14 Simple Rules to Getting That Promotion

John Tabita
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I primarily write about being a better freelancer and finding higher-paying clients. But the other side of the business fence is how to become more valuable to the company you work for and gaining advancement and recognition in a full-time employment gig.

As someone who’s trained, managed, and supervised others for a number of years, let me assure you that getting promoted doesn’t necessarily require outstanding abilities. All that’s really required is that you do a better job than the next guy. And, sadly, that’s becoming easier and easier as each new generation enters the workforce. As the bar plunges ever downward, I promise you that, by following these 14 Simple Rules, you’ll stand head-and-shoulders above the average worker the next cubicle over.

DISCLAIMER:
The events depicted in this article are entirely fictitious. Any similarity to persons living or dead (or previously employed by me) is merely coincidental.

1- Show up on Time

Even better, arrive early.

2- Take 15-Minute Breaks

Not thirty. Not seventeen. Fifteen.

3- Stay off Facebook

Do you really think I didn’t briefly see Facebook on your screen before you clicked away to another tab as you heard me approach?

4- Put Your Cell Phone Away

When I walk to your desk at 10 AM and again at 2 PM, and both times I “just happened“ to catch you texting, do you suppose I know that those weren’t the only two times you were on your phone today?

5- Treat Co-workers with Respect

There are certain names you should never call a co-worker, no matter how badly you’d like to. I’m pretty sure you don’t need me to list them.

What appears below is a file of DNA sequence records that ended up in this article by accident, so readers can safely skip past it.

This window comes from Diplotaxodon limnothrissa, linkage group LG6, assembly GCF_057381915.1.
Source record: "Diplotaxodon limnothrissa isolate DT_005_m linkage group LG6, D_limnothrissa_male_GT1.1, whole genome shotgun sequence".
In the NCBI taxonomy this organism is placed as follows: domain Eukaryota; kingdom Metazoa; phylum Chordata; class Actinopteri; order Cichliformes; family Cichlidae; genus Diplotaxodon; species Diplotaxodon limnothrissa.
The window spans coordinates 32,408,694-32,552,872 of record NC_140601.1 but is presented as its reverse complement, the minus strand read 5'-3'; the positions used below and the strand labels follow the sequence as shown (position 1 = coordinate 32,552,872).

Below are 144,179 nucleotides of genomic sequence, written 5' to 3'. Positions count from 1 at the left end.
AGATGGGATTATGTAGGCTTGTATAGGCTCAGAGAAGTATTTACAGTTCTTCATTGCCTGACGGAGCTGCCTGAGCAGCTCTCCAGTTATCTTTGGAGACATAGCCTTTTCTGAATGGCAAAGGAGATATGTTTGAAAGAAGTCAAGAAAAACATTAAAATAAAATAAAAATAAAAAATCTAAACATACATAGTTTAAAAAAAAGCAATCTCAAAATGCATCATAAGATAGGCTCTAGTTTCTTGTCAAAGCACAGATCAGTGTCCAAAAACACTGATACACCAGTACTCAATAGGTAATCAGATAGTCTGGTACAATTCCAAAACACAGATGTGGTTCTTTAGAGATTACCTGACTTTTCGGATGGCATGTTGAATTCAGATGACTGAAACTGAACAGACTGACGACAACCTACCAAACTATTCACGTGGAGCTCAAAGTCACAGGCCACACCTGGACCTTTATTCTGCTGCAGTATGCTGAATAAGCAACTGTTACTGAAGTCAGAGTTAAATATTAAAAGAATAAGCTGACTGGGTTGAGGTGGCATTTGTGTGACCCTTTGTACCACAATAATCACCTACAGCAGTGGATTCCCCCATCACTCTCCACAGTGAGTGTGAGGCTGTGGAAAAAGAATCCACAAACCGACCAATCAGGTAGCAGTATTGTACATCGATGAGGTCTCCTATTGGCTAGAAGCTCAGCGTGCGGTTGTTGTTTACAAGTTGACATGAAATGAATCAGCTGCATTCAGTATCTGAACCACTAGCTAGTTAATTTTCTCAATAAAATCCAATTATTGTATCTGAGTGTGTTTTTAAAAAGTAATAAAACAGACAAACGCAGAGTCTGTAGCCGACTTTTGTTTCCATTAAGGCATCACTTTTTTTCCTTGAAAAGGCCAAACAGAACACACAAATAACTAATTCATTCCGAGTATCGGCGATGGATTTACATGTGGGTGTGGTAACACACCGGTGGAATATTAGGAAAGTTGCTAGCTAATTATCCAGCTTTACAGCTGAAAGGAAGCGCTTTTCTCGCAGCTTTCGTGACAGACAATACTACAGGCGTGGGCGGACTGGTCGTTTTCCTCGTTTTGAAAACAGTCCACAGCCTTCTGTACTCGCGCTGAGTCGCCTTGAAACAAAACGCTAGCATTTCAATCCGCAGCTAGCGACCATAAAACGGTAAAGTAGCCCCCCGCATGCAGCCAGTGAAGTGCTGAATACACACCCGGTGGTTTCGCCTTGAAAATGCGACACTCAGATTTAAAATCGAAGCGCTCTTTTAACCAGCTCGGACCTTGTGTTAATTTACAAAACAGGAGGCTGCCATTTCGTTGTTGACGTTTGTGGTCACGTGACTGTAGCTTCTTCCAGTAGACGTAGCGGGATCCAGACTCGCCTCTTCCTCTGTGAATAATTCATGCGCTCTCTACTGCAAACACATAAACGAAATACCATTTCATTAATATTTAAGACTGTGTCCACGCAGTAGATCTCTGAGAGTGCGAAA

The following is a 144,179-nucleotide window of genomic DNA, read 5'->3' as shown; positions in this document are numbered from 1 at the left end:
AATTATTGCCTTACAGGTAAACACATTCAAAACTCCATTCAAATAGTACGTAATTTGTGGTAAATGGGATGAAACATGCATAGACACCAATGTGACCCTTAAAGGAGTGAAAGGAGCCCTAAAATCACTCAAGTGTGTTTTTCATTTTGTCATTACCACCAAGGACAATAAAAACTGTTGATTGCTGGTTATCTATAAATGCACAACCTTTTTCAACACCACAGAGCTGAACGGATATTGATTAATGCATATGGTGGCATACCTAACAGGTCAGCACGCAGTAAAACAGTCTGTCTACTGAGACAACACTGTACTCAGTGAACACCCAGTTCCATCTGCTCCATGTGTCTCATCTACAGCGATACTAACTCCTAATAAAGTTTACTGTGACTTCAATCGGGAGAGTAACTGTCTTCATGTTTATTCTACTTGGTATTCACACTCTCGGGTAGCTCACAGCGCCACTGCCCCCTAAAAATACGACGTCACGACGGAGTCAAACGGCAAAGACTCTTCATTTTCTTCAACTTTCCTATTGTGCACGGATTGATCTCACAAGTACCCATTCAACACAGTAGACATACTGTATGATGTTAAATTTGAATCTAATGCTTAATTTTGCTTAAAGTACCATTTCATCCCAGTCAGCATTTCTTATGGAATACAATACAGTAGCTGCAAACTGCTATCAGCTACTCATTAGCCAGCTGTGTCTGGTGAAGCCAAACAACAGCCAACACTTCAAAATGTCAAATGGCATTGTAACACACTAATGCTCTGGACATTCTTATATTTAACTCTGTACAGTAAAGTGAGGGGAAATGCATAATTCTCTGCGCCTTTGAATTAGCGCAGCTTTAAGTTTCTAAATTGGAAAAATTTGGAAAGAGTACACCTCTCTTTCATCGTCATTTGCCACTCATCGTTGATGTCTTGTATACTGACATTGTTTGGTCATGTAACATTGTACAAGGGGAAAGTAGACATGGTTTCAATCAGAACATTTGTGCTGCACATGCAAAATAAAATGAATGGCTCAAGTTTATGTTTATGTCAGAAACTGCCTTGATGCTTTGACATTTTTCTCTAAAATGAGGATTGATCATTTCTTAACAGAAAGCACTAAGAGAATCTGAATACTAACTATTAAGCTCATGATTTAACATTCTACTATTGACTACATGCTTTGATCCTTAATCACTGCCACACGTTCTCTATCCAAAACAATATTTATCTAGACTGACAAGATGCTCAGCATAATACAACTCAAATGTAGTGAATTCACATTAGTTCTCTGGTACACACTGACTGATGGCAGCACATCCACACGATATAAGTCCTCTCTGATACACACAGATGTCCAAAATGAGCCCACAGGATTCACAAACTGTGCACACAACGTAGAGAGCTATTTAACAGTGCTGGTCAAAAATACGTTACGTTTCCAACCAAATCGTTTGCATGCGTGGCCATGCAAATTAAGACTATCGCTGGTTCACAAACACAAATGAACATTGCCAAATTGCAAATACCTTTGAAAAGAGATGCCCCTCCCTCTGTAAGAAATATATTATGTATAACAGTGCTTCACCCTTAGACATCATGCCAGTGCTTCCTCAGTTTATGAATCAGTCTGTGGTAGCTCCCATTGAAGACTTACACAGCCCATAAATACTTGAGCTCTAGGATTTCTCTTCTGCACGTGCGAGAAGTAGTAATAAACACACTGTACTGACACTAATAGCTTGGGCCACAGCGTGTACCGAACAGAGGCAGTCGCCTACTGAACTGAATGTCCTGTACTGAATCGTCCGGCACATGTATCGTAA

6- Dress Better

I’m not talking about wearing a three-piece suit in a causal work environment. But showing up in a stained hoodie and torn jeans, looking like you just crawled out of bed does not impress me. And don’t ever wear your pajamas to work.

7- Keep a Tidy Workspace

Strategically placed paperwork shows me you’re busy; but complete and utter chaos doesn’t inspire my confidence, and the two-day old pizza crust grosses me out.

8- Bring a Notepad and Pen to Meetings

I don’t recall “photographic memory” being on your resume. So if I don’t see you writing down my instructions, I’m going to wonder how well you’ll carry them out. Or maybe you thought what I had to say wasn’t important.

9- Step up to the Plate

There may be times when I throw something at you with little planning or foresight. I may just need you to figure out how to get it done. So don’t make excuses or procrastinate if you can’t figure it out. Ask for help; that’s what I’m here for.

10- Leave Your Drama at Home

Sharing bits of your personal life goes a long way towards building relationships with co-workers. I’ve even been know to share light-hearted struggles (like getting my brainiac kids to actually turn in their homework and get better grades). But exercise caution when sharing the teenage pregnancies, extra-marital indiscretions, divorces, and other dramas of life, should they occur.

11- Be Low Maintenance

If I’m always wondering why you aren’t at your desk, how long of a break you took, or when you’ll finally get that assignment finished, you are a high-maintenance employee. I have more important things to do than keeping track of you all day.

12- Shore Up My Weakness

If you can relieve me of something I hate to do, or I’m not so good at, you’ve made yourself an invaluable asset.

13- Don’t Ever Say (or Think) “It’s not My Job”

I promise never to ask that you climb onto the roof and patch the leak above my desk. But I may assign you additional responsibilities. Your willingness to take on those responsibilities—and even go the extra mile—means I won’t be looking your direction if my boss ever tells me we’re cutting back and needs to know who we should lay off.

14- Make Me Look Good

I once had a boss who thanked me for helping him get a promotion. Running my department smoothly reflected well on him. How do you suppose he repaid me? By helping me get promoted.

Remember, I have a boss of my own. Your poor work habits make me look bad in the eyes of my superiors. Make me look good, and when my boss asks me what kind of job you’re doing, I promise to make you look good as well.